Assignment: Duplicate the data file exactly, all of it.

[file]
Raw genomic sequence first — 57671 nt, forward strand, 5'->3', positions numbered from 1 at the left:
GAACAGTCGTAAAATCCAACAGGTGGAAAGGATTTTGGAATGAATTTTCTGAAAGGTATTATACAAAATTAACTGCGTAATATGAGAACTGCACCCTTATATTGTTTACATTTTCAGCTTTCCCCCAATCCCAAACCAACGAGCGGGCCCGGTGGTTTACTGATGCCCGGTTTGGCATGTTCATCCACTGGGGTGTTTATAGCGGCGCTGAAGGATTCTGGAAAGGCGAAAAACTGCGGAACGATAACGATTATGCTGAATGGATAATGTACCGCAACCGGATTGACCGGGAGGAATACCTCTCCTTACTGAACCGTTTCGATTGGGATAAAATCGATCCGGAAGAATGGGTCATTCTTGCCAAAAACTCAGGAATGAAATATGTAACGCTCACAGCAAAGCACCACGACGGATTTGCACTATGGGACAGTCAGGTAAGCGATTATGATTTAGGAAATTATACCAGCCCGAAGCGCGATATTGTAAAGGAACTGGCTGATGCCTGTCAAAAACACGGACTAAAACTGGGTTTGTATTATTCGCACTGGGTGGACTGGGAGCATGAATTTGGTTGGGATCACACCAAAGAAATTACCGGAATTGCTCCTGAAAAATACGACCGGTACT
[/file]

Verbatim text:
Raw genomic sequence first — 57671 nt, forward strand, 5'->3', positions numbered from 1 at the left:
GAACAGTCGTAAAATCCAACAGGTGGAAAGGATTTTGGAATGAATTTTCTGAAAGGTATTATACAAAATTAACTGCGTAATATGAGAACTGCACCCTTATATTGTTTACATTTTCAGCTTTCCCCCAATCCCAAACCAACGAGCGGGCCCGGTGGTTTACTGATGCCCGGTTTGGCATGTTCATCCACTGGGGTGTTTATAGCGGCGCTGAAGGATTCTGGAAAGGCGAAAAACTGCGGAACGATAACGATTATGCTGAATGGATAATGTACCGCAACCGGATTGACCGGGAGGAATACCTCTCCTTACTGAACCGTTTCGATTGGGATAAAATCGATCCGGAAGAATGGGTCATTCTTGCCAAAAACTCAGGAATGAAATATGTAACGCTCACAGCAAAGCACCACGACGGATTTGCACTATGGGACAGTCAGGTAAGCGATTATGATTTAGGAAATTATACCAGCCCGAAGCGCGATATTGTAAAGGAACTGGCTGATGCCTGTCAAAAACACGGACTAAAACTGGGTTTGTATTATTCGCACTGGGTGGACTGGGAGCATGAATTTGGTTGGGATCACACCAAAGAAATTACCGGAATTGCTCCTGAAAAATACGACCGGTACT